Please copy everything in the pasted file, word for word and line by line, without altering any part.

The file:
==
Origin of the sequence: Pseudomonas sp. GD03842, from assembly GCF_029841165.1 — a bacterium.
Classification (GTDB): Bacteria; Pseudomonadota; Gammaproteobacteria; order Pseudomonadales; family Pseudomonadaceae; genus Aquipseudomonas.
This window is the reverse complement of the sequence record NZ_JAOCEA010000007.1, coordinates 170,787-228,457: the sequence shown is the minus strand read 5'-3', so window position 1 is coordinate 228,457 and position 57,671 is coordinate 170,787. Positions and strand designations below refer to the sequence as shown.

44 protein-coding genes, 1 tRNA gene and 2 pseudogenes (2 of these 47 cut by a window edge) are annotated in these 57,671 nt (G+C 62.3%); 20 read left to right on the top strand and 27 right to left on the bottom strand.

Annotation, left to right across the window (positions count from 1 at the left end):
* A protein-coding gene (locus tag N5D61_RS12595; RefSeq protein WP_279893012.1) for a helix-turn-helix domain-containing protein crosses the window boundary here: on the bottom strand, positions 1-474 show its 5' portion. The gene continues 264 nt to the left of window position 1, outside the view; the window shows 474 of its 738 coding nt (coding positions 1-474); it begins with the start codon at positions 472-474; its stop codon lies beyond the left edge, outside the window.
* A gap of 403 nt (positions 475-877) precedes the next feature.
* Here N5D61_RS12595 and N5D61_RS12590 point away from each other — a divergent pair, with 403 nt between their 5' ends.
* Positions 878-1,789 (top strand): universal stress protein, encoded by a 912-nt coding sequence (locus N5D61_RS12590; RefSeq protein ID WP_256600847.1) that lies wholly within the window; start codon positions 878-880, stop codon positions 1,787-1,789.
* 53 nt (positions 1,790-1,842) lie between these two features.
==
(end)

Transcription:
Origin of the sequence: Pseudomonas sp. GD03842, from assembly GCF_029841165.1 — a bacterium.
Classification (GTDB): Bacteria; Pseudomonadota; Gammaproteobacteria; order Pseudomonadales; family Pseudomonadaceae; genus Aquipseudomonas.
This window is the reverse complement of the sequence record NZ_JAOCEA010000007.1, coordinates 170,787-228,457: the sequence shown is the minus strand read 5'-3', so window position 1 is coordinate 228,457 and position 57,671 is coordinate 170,787. Positions and strand designations below refer to the sequence as shown.

44 protein-coding genes, 1 tRNA gene and 2 pseudogenes (2 of these 47 cut by a window edge) are annotated in these 57,671 nt (G+C 62.3%); 20 read left to right on the top strand and 27 right to left on the bottom strand.

Annotation, left to right across the window (positions count from 1 at the left end):
* A protein-coding gene (locus tag N5D61_RS12595; RefSeq protein WP_279893012.1) for a helix-turn-helix domain-containing protein crosses the window boundary here: on the bottom strand, positions 1-474 show its 5' portion. The gene continues 264 nt to the left of window position 1, outside the view; the window shows 474 of its 738 coding nt (coding positions 1-474); it begins with the start codon at positions 472-474; its stop codon lies beyond the left edge, outside the window.
* A gap of 403 nt (positions 475-877) precedes the next feature.
* Here N5D61_RS12595 and N5D61_RS12590 point away from each other — a divergent pair, with 403 nt between their 5' ends.
* Positions 878-1,789 (top strand): universal stress protein, encoded by a 912-nt coding sequence (locus N5D61_RS12590; RefSeq protein ID WP_256600847.1) that lies wholly within the window; start codon positions 878-880, stop codon positions 1,787-1,789.
* 53 nt (positions 1,790-1,842) lie between these two features.